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Psychodynamic, Behavioral, And Cognitive Theory |
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Heather Hill |
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The psychodynamic theory, the behavioral theory, and the cognitive theory are very similar in many ways. They all have to do with the study of mental, physical, and child hood traumas. (Larry J. Siegel pg. 98-103) They also ...view middle of the document...
The behavioral theory states that human actions are developed through learning experiences. This theory relies on the behaviors of people that they engage in during their everyday lives. It views crime as learned responses to life situations, and does not view it as necessarily abnormal or morally immature to respond in such a way. The most relevant theory to criminology under the behavioral theory is the social learning theory. This theory states that people are not born with the ability to act violent, and rather, they learn from previous life experiences to act violent. Their behavior is generally modeled after three sources— the family, environmental experiences, and the mass media. (Larry J. Siegel pg. 103)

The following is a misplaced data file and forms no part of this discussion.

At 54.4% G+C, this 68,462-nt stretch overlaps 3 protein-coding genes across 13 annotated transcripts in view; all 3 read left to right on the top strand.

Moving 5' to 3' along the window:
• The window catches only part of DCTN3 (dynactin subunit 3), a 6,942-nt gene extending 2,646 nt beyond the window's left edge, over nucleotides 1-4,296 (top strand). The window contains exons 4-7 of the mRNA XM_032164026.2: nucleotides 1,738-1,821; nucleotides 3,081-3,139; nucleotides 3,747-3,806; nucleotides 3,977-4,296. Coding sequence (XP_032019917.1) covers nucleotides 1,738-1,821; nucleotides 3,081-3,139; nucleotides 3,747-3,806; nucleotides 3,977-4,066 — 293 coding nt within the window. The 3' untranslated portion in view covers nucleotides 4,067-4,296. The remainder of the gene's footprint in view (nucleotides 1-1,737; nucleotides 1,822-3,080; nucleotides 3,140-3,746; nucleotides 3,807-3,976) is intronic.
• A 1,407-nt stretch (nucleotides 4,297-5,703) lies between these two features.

The cognitive theory focuses on how people perceive and mentally represent the world around them. (Larry J. Siegel pg103) According to Lawrence Kohlberg, there are six stages of mental development. The first one is that the "right" thing to do is obedience of power and the avoidance of punishment. The second is that "right" is taking responsibility for oneself, meeting one's own needs, and leaving others to take responsibility for themselves. The third stage is that "right" is being good in the sense of having good motives, having concern for others, and "putting yourself in the other person's...